Transformation Directorate

Disease modifying anti-rheumatic drug (DMARD) therapy monitoring and evaluation of patient progress as part of standard clinical care in rheumatology patients

The rheumatology department at the Oxford University Hospitals NHS Foundation Trust (OUH) did not have an electronic monitoring system to assist in reviewing blood results. Approximately 50-100 patients start a DMARD every month and the team have to ensure that the blood results remain within acceptable limits, in accordance with British Society for Rheumatology guidelines on monitoring disease modifying drug therapy (Ledingham et al 2017).


The OUH rheumatology department needs to initiate and monitor patients commencing/escalating DMARD therapy (approximately 20-50 patients per week) for the first 3 months, in order to identify who has side effects and also if patients are responding to treatment. If the patient is in difficulty, their therapy may need to be changed or stopped, and an appointment may need to be arranged.

This generates a need to review 200- 500 sets of blood results per week, before patients are discharged to the primary care team. The OUH team had been using a manual method to look for abnormalities individually and with the use of a spreadsheet, but both methods were prone to error (3 abnormal results missed in 2021 with no clinical harm). This is due to the acceptable limits for continuing DMARD are not the same as simply out of range of the “normal” limits.


The project has two overlapping parts: monitoring (of blood results) and evaluation (direct patient reports of any problems encountered in using the DMARD):

  • to use computer algorithms to identify which patients starting/escalating a DMARD might have toxicity based on their blood monitoring results
  • to provide evidence that patients were tolerating and/or responding to starting/escalating a DMARD by using remote technology to substitute for clinic assessments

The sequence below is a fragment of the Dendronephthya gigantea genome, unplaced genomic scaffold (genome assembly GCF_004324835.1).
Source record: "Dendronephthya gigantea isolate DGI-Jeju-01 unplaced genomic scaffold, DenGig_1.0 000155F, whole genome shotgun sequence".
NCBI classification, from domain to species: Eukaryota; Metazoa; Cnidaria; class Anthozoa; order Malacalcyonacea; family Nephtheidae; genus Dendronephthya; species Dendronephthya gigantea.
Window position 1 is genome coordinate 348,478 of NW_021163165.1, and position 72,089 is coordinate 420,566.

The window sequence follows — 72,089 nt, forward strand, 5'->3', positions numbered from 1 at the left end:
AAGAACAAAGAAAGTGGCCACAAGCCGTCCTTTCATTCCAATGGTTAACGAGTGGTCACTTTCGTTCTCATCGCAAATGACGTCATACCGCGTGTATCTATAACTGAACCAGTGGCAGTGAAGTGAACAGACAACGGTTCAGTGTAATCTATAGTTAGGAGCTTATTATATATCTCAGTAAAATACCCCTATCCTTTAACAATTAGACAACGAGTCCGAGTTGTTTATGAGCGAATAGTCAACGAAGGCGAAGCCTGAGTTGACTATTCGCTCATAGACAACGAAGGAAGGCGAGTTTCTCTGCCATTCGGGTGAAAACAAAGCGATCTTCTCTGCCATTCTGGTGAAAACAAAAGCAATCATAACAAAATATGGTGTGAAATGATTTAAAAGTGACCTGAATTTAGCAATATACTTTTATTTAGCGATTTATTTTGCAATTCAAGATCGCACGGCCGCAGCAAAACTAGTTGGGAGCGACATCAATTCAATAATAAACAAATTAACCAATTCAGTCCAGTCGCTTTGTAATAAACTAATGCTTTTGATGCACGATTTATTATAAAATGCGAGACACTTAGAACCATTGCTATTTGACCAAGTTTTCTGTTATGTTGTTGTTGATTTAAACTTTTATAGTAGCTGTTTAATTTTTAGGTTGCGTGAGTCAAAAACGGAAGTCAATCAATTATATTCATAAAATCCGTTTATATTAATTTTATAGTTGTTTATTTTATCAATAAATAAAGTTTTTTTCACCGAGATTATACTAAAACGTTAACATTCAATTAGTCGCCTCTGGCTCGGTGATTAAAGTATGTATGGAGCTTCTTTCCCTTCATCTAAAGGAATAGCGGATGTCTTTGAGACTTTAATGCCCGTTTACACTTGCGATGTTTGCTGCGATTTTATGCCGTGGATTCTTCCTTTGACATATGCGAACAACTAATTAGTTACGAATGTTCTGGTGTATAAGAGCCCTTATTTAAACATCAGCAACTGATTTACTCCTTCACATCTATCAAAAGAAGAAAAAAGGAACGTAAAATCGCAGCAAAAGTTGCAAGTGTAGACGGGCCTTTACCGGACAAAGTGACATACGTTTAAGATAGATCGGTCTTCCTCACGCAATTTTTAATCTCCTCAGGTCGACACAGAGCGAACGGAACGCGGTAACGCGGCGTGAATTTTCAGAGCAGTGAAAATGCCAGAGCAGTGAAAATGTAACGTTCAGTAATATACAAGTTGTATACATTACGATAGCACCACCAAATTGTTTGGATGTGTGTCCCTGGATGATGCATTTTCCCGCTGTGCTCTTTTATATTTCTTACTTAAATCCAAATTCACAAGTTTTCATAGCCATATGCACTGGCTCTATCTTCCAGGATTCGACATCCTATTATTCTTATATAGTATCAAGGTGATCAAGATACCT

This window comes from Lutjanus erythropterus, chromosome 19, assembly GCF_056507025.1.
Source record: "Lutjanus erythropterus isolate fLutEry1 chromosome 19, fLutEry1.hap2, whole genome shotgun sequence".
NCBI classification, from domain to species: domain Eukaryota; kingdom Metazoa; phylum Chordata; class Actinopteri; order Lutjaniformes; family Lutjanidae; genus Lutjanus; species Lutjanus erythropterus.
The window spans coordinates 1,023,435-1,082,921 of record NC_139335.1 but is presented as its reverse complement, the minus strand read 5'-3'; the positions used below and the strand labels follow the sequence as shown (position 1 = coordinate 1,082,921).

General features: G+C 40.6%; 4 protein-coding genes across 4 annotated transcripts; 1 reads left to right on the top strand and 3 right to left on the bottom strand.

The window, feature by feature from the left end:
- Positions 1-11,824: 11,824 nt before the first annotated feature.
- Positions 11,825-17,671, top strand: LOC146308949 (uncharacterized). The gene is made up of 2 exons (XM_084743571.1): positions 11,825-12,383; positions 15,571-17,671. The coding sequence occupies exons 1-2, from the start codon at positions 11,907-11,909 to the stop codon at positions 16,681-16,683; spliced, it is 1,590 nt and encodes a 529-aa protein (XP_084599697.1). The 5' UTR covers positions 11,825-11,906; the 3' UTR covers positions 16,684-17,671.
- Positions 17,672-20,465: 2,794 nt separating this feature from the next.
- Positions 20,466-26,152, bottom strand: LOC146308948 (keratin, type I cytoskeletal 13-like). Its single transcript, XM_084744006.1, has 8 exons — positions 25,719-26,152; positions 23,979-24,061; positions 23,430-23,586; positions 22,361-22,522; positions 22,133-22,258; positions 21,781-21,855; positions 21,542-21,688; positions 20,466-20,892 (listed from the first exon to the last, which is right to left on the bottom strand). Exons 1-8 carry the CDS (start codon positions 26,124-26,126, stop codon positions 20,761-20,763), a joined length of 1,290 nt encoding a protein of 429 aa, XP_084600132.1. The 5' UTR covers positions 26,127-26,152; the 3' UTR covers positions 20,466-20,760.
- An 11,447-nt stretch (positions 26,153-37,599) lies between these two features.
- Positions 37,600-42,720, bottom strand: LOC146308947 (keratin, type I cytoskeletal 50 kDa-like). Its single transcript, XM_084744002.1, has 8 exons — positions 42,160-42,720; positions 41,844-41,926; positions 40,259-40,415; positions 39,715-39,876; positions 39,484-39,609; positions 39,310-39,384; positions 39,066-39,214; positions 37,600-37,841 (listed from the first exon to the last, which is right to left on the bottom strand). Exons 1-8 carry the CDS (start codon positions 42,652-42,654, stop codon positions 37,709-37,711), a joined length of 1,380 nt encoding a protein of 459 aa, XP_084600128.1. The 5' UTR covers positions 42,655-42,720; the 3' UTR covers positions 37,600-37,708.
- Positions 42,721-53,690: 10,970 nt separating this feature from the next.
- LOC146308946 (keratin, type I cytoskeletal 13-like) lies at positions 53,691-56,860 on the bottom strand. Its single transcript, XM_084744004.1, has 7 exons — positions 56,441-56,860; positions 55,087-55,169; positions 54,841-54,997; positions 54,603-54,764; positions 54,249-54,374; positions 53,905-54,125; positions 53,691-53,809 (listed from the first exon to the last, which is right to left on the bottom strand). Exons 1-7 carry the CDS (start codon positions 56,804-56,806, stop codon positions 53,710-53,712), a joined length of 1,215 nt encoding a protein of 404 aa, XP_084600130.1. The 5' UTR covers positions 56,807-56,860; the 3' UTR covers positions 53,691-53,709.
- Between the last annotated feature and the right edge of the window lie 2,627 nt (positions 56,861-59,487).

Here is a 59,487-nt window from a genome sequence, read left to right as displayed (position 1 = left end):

Solution and impact

The OUH team used existing licensed software (Microsoft Forms, Microsoft Excel and Microsoft Access) and the electronic patient record (EPR) to design two purpose-built systems (a monitoring system and an evaluation system). This enables the clinicians to rapidly review the blood results of a large number of patients accurately and efficiently to ensure safe use of disease modifying anti-rheumatic drugs.

The team identify patients starting/escalating a DMARD using a Microsoft Form, which is also used to document all of the consultations. They check all patients who have had the DMARD monitoring care set requested in the hospital records system. From this the team compile a weekly list of patients which is sent to the laboratory.

For monitoring, the laboratory sends the results through in weekly batches and loads this into rheumatology assessment database innovation in Oxford (RhADIO) for data processing. The system automatically assesses the values and compare them with acceptable ranges for these medications and grouped them into 5 categories: (normal, mildly abnormal, trending abnormal, missing or abnormal). It also flags patients who had not had their blood test within a certain time frame (required for safe monitoring). A clinician reviews the categories to make clinical decisions and endorse the records in the system. Decisions could involve advising patients to stop their medication, for patients to attend another blood test or for further review.

For evaluation, the team collect clinically relevant information using Microsoft forms, which patients completed using a smart phone, tablet or computer. A link is sent via secure email or text approximately 5-6 weeks after commencing/escalating a DMARD. The information collected enables secondary care clinicians to decide if the patient should continue the DMARD, and if the responsibility for prescribing and monitoring should be transferred to the GP.


In 2020-21, rheumatology blood monitoring for initiating DMARDs was significantly delayed using a manual method with a single whole-time pharmacist.

  • Rheumatology blood monitoring is now up to date with influx of new sets of results of 200-250 per week.
  • Over 6500 sets of blood results have been analysed.
  • All results are processed in 4 hours per week session by a single clinician trained to operate the system (approx. 90% reduction in manpower).